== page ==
Today’s Daily Cup of Joe collects a few items not yet covered in other posts.


What to do with Jordan Staal when he returns?

With the Hurricanes playing well and winning seven out of their last eight games, Jordan Staal suddenly is not being missed. If Staal returns while the Hurricanes are still red hot, is it possible that he actually slides into the healthy scratch slot, so the team does not lose its rhythm? While I do think that is possible and generally like ‘if it ain’t broke (sic), don’t fix it’, I still think Staal is an upgrade and would go back into the lineup immediately. Especially with ice time pretty balanced right now except for the top line, I think simplest would be to swap Staal for Rask, and at least initially the modest ice time would be fine too.


Understanding Micheal Ferland as a complementary third for Aho’s line

Early in the season, Aho’s line was clicking with Ferland on the left side and leading the team in goal scoring. A layoff due to injury and an odd delay by Brind’Amour in returning Ferland to Aho’s line broke the run, but a recent return of Ferland to that line has seen a massive scoring surge. At a basic level, Ferland is a power forward who can put the puck in the net. That fits reasonably well on any line. But I think a deeper dive on Ferland’s skill set yields a couple other subtle but significant parts of his skill set.

First and foremost, I think key to Ferland meshing well with Aho and Teravainen is the fact that Ferland is the type of player whose game does not require him to have the puck. In fact, he is most product playing without the puck and just receiving to finish. This skill set is somewhat unique among scoring forwards. Many are most productive making plays with the puck on their stick. This is certainly true for Aho and is also largely true for Teravainen. So adding a third forward who is at his best playing with the puck on his stick could be a bit of a mismatch.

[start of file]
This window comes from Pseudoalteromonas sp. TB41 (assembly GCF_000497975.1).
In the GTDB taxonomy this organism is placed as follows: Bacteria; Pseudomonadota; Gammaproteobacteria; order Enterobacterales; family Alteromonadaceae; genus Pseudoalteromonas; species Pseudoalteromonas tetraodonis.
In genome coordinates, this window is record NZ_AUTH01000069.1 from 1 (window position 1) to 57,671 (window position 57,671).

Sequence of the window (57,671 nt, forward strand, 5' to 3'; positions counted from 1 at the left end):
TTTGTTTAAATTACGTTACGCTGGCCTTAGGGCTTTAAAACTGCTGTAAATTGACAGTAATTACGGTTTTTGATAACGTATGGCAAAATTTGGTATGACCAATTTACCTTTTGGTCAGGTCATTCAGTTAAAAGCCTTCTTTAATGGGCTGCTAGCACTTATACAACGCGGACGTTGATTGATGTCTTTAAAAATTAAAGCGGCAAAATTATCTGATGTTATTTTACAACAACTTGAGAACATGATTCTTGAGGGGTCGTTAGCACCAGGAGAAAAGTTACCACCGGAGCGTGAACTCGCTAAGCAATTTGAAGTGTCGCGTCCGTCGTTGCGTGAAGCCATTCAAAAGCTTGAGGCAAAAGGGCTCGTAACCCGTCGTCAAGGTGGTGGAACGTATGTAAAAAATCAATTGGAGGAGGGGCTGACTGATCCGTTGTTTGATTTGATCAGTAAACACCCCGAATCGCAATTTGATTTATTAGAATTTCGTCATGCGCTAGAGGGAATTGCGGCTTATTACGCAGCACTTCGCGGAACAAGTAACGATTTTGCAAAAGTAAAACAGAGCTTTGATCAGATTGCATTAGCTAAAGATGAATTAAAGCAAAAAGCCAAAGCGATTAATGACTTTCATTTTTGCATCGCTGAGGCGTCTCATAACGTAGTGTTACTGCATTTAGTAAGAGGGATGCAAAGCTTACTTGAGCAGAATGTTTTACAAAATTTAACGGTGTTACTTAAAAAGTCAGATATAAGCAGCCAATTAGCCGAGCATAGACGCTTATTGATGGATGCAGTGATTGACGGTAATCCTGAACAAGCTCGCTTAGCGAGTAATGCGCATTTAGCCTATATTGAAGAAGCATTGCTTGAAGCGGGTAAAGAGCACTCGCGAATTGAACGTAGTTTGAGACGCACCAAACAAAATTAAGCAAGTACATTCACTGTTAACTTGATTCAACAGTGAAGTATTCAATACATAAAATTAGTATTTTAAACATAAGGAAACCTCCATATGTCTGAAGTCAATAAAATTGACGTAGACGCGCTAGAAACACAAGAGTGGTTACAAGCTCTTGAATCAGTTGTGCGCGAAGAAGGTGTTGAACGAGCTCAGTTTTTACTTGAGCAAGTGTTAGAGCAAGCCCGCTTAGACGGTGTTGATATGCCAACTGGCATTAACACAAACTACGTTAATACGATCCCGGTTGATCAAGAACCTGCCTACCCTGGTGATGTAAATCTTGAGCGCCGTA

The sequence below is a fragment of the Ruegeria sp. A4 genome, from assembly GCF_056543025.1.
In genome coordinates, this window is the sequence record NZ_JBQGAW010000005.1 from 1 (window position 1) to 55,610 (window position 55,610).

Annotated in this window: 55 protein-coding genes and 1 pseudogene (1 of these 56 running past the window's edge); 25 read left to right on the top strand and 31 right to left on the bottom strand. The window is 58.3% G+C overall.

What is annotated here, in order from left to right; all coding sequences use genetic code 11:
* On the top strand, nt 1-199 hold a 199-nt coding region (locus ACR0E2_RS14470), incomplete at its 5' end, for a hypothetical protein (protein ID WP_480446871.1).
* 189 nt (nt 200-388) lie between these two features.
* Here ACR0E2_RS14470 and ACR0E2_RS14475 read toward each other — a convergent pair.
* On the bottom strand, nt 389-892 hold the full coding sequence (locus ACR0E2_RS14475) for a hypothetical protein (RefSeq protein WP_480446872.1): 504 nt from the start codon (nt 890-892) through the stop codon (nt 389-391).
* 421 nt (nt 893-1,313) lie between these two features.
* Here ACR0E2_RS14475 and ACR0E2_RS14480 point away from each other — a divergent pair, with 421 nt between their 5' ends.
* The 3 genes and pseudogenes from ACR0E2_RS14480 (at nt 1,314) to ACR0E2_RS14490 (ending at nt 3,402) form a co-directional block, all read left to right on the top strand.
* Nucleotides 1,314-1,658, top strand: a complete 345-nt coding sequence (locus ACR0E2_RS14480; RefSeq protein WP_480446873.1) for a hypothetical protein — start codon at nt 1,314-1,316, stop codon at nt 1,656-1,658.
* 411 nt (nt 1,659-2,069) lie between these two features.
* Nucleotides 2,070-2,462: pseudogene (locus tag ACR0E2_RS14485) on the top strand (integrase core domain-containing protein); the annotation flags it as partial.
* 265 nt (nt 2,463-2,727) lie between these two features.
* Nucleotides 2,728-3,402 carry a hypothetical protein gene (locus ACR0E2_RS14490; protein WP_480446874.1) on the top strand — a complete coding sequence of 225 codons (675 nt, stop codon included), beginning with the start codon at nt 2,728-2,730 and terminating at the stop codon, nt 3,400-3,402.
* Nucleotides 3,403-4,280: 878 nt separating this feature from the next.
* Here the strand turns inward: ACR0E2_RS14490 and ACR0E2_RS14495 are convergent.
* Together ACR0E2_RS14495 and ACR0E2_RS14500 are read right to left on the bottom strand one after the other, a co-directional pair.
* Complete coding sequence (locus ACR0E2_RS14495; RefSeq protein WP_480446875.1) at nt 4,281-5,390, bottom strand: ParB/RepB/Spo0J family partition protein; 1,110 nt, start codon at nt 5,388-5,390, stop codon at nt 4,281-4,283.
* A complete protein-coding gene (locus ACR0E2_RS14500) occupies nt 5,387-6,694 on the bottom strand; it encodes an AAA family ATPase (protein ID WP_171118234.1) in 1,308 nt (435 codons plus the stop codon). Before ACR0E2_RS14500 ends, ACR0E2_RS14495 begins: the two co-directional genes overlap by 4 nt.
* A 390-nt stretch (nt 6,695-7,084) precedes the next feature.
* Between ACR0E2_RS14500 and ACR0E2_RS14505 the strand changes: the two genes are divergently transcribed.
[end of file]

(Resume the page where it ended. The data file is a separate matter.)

Second is that Ferland rates highly for receive/finish ability. Yes, Ferland is a power forward who can go to the net and create havoc and/or score goals from the crease area. But equally significantly and what separates him from McGinn and other players who can bring a physical forechecking element, Ferland has proven to have the sniper type skills to convert shooting opportunities to goals.


Has Andrei Svechnikov hit the rookie wall?

Ironically, Svechnikov’s fortunes have been a bit of a reverse of the team in total lately. In December, he had a short burst of scoring and a period where he seemed on the brink of breaking out in the second half of the season. But the scoring surge never really materialized, and Svechnikov is off to a slow start in January. In seven games, he has yet to pick up a goal or an assist, and maybe more significantly, what has been most noticeable about his game has been his propensity to pick up poor decision stick infraction type penalties. Right now, Svechnikov has more penalty minutes (12), than shots on goal (11) for January. One has to wonder if perhaps he has hit the proverbial wall in his first season in the NHL as an 18-year old.


What say you Canes fans?


1) What would you do with Jordan Staal when he returns if the Hurricanes are still red hot?


2) What do you see as Micheal Ferland’s strengths that make him such a good fit for Aho/Teravainen?


3) Have you noticed Andrei Svechnikov being quiet in a bad way of late except when he shows he is in the game by picking up a penalty?


4) Who has other topics that have been on their mind that are worth debate?


Go Canes!

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